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Generally, oil accounts for the majority of fossil-fuel import bills in energy-imporƟng countries, though natural gas import bills can also be signiĮcant (with a share of around 25% in both Japan and the European Union), especially given regional gas price dispariƟes. China in 2012 had a record high fossil fuel net import bill of $270ථbillion (or 2.1% of GDP) represenƟng a four-fold increase over 2005 (Figureථ8.21). Japan’s fossil fuel net import bill rose to over 6% of GDP in 2012, mainly because of a combinaƟon of higher prices and higher imports of energy to replace the loss of nuclear power. In the New Policies Scenario, spending on fossil fuel net imports conƟnues to rise strongly in China and India, resulƟng in China surpassing the European Union spending levels by 2035. The share of GDP spent on fossil fuel net imports declines progressively in all regions, mainly because of eĸciency gains reducing the need for imports. The share falls most in Japan due to a gradual resumpƟon of nuclear power generaƟon and greater generaƟon from renewables, coupled with a push for energy eĸciency improvements. Figure 8.21 ‫ ) ٲ‬RVVLOIXHOQHWLPSRUWELOOVE\UHJLRQLQWKH1HZ3ROLFLHV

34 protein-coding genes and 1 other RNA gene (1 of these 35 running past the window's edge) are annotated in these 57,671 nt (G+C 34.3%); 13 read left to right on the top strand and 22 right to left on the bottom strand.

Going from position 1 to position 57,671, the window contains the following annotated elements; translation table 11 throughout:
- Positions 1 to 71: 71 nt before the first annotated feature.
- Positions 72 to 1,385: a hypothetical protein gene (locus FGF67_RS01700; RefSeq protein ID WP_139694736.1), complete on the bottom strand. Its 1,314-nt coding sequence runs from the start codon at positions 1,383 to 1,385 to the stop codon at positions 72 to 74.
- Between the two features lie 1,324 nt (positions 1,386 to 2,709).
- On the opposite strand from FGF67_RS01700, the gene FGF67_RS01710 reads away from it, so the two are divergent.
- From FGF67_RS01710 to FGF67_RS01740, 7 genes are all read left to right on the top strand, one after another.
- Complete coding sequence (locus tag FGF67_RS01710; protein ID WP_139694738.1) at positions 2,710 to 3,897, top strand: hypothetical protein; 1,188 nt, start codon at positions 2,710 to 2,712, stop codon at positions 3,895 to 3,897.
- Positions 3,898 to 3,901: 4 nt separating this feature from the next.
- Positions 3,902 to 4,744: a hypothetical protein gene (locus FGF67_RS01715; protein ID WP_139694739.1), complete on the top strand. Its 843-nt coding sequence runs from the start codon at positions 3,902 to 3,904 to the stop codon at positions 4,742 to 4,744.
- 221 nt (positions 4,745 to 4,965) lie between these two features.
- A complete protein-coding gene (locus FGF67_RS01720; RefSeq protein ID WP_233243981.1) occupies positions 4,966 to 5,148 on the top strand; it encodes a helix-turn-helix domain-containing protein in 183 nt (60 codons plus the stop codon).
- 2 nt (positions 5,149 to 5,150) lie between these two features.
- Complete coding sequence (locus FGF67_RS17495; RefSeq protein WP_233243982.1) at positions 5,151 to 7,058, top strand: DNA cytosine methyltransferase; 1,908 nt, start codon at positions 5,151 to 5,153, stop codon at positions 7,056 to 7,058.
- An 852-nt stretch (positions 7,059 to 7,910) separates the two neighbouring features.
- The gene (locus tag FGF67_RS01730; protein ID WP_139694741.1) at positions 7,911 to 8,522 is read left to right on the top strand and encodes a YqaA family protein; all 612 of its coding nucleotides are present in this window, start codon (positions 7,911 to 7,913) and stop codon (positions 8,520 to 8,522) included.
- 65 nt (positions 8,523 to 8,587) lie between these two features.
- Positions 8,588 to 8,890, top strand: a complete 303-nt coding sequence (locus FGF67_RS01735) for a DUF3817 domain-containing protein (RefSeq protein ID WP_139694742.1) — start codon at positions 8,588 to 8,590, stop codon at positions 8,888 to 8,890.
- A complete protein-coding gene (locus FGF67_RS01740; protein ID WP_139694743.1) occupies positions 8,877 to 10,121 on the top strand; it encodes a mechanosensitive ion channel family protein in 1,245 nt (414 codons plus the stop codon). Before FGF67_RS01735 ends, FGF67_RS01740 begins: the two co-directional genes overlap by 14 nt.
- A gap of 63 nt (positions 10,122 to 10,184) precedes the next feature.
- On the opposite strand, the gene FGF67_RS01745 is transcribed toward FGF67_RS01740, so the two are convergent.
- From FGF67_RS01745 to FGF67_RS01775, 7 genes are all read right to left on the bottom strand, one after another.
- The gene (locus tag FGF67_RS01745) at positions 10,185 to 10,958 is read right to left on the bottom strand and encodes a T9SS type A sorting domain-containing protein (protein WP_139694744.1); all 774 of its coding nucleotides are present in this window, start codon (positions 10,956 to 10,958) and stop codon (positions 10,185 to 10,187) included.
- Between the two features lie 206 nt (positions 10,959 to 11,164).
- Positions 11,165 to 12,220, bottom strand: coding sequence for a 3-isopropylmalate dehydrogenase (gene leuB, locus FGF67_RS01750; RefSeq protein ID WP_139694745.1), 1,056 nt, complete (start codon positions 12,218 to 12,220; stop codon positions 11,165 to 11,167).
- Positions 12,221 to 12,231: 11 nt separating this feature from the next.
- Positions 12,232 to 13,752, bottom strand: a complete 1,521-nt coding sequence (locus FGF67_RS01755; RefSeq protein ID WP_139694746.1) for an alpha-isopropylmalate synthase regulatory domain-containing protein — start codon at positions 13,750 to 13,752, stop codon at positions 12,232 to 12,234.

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A persistent trade deĮcit can consƟtute a drag on economic growth, manufacturing acƟvity and employment, as each dollar spent on imports that is not matched by a dollar of exports reduces overall demand within an economy. G-20 economies were parƟcularly aīected by the slowdown in internaƟonal trade during the recent economic crisis (OECDͬILOͬ World BankͬWTO, 2010). In the longer term, deterioraƟon in the terms of trade for energy would be expected to lead to currency depreciaƟon, discouraging imports and encouraging exports of goods and services. This would lead towards a narrowing, if not eliminaƟon, of the overall trade deĮcit.

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15 16 17 18

tŚĂƚŝƐƚŚĞŝŵƉĂĐƚŽĨĞŶĞƌŐLJƉƌŝĐĞĚŝƐƉĂƌŝƟĞƐŽŶŚŽƵƐĞŚŽůĚŝŶĐŽŵĞ͍ Rising energy prices in recent years, combined with the relaƟvely low short-term price elasƟcity of household energy demand, have resulted in energy taking a growing share of household income in most regions (Figureථ8.22). In general, the increased burden on household income is due to higher energy use and prices. The share of energy in EU household income reached a high of almost 8% in 2008, reŇecƟng the important price increase of transport fuel and higher household prices for natural gas and electricity, parƟally driven by increasing taxes. The share is already slightly lower in 2011 and declines by another third to 2035, driven by signiĮcant eĸciency improvements in personal transport, though it remains the highest among leading economies. Figure 8.22 ‫ ٲ‬6 KDUHRIHQHUJ\H[SHQGLWXUHVLQKRXVHKROGLQFRPHE\UHJLRQ LQWKH1HZ3ROLFLHV6FHQDULR 8%

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© OECD/IEA, 2013